Rally to Clean Up Pittsburgh’s Air

Media Contacts

Citizens rally and deliver petitions calling for County Executive to take action


Pittsburgh, PA–Today over 50 citizens, community leaders, and environmental experts gathered at the Allegheny County Courthouse Courtyard for PennEnvironment’s inaugural “Fridays with Fitzgerald” Rally for Clean Air. Citizens called on the County Executive to take serious measures to clean up our air, including more timely permitting of industrial facilities, better enforcement of the Clean Air Act, and limiting use of the Clean Air Fund to projects that benefit the air.

“We have a right to clean air, but unfortunately we see almost as many bad air days as good air days,” said Ashleigh Deemer, Western Pennsylvania Director for PennEnvironment. “In 2016, the Pittsburgh area had 121 days when there were elevated levels of fine particulate pollution and smog– that’s one out of 3 days when people are at risk.”

Allegheny County is in the top 2% of counties nationwide for cancer risk from air pollution. According to PennEnvironment’s report, Trouble in the Air, the Pittsburgh metropolitan area had the 4th highest number of bad air days in the country in 2016 among the most populated metro areas. Particulate matter and smog pollution can have dangerous health impacts, ranging from coughing and irritation to life-threatening asthma attacks, heart attacks, stroke, and cancer.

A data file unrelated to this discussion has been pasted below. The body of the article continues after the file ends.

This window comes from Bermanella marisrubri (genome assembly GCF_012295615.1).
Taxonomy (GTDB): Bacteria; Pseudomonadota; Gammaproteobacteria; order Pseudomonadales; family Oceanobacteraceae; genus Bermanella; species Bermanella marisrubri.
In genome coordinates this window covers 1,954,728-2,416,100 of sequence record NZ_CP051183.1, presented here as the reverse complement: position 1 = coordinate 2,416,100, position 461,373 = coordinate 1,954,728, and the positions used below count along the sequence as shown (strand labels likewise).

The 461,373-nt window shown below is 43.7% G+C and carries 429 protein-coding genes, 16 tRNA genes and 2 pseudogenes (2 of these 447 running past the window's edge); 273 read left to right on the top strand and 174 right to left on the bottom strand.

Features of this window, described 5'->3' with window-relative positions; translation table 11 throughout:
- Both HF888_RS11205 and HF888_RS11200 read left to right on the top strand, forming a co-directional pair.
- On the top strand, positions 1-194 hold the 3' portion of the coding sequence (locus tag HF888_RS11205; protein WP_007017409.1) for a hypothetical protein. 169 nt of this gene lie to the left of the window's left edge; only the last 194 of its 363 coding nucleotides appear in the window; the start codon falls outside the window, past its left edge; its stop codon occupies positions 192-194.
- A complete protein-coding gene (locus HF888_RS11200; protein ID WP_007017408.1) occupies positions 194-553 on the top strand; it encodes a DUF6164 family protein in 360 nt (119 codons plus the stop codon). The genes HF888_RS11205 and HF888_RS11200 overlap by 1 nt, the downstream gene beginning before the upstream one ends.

“The priority of any health department has to be the wellbeing of the constituents served,” said Dave Smith of Clean Air Council. “Pulling money from the Clean Air Fund for renovation of a building for the health department staff doesn’t touch the life of the person from Clairton with asthma, cancer or sarcoidosis, nor the residents in Natrona Heights with toxic chemicals eating the siding off their house, or the long term impact to the lungs and hearts of people living in Allegheny County. It is a misuse of authority and a confused set of priorities.”

After the rally, a small number of citizens attempted to deliver 1000 petitions to the County Executive’s office, calling on him to fix the county’s air pollution, including Deemer and Rachel Filippini from Group Against Smog and Pollution. The group was turned away at the door by sheriff’s deputies.

“An elected official’s number one job is to listen to their constituents concerns,” said Filippini.   “I’m very disheartened that we were turned away at the door.”

Amie Downs of the County Executive’s office found the group later and accepted the petitions.

“These are the signatures of residents across Allegheny County who want to see the County Executive prioritize clean air,” said Deemer. “We are his constituents, and we simply want to be heard.”


PennEnvironment is a citizen-based, statewide environmental advocacy organization working to ensure clean air, clean water, and protecting Pennsylvania’s great natural heritage. For more information about this and other PennEnvironment projects, visit www.PennEnvironment.org.

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